BUKHARA Bokhara (older spelling).
Emirate, then briefly a republic, in Central Asia, named after their capital, which is now in Uzbekistan, west of Samarkand.
The city was taken by Genghiz Khan in 1220. It became the capital of the Uzbek Emirate of Bukhara in 1506, which had become the most powerful state in central Asia a century later. Its power was destroyed by Iran in 1740 but the Emirate recovered its independence in 1753. Its southern and western borders lay in the vicinity of the River Oxus (Amudarya) and its territory included Samarkand.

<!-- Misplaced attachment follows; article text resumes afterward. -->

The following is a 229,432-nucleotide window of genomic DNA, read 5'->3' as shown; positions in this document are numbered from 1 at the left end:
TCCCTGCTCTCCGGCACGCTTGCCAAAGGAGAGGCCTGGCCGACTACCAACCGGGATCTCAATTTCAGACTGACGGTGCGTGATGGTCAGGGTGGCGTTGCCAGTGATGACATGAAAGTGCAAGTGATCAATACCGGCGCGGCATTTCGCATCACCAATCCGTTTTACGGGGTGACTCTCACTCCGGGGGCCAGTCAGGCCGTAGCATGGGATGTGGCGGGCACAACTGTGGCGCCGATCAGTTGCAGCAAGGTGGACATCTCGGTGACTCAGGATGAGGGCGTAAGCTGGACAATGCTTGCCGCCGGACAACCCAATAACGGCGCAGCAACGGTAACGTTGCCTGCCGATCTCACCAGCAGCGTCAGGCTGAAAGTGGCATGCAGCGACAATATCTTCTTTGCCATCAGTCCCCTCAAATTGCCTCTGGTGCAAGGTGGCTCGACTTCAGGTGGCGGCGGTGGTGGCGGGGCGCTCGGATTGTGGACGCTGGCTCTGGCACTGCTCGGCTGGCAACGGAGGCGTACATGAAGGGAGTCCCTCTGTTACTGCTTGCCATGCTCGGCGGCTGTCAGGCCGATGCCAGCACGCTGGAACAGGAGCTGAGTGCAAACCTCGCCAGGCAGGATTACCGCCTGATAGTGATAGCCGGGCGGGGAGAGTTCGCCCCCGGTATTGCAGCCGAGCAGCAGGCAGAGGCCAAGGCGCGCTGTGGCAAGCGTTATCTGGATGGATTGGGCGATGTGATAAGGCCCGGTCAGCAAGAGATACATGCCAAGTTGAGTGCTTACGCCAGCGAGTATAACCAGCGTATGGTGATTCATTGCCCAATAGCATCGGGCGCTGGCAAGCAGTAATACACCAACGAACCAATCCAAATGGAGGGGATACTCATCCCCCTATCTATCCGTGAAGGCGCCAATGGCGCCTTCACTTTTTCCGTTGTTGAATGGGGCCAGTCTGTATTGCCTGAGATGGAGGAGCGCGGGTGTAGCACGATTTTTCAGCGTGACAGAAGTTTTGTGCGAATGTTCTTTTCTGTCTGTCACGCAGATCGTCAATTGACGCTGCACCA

In 1868 Samarkand was ceded to Russia and the Emirate came under the protection of the Russian Empire, bringing Russian influence to the northern borders of Afghanistan. In 1920 the Emirate was overthrown by Soviet forces and Bukhara became an autonomous republic in the Russian Soviet Federated Socialist Republic. In 1924 the republic was abolished and its lands were divided up. Turkmenistan received the lands along the Amudarya in the west, the eastern districts went to Tajikistan, while the greater part, including the city of Bukhara, was added to Uzbekistan.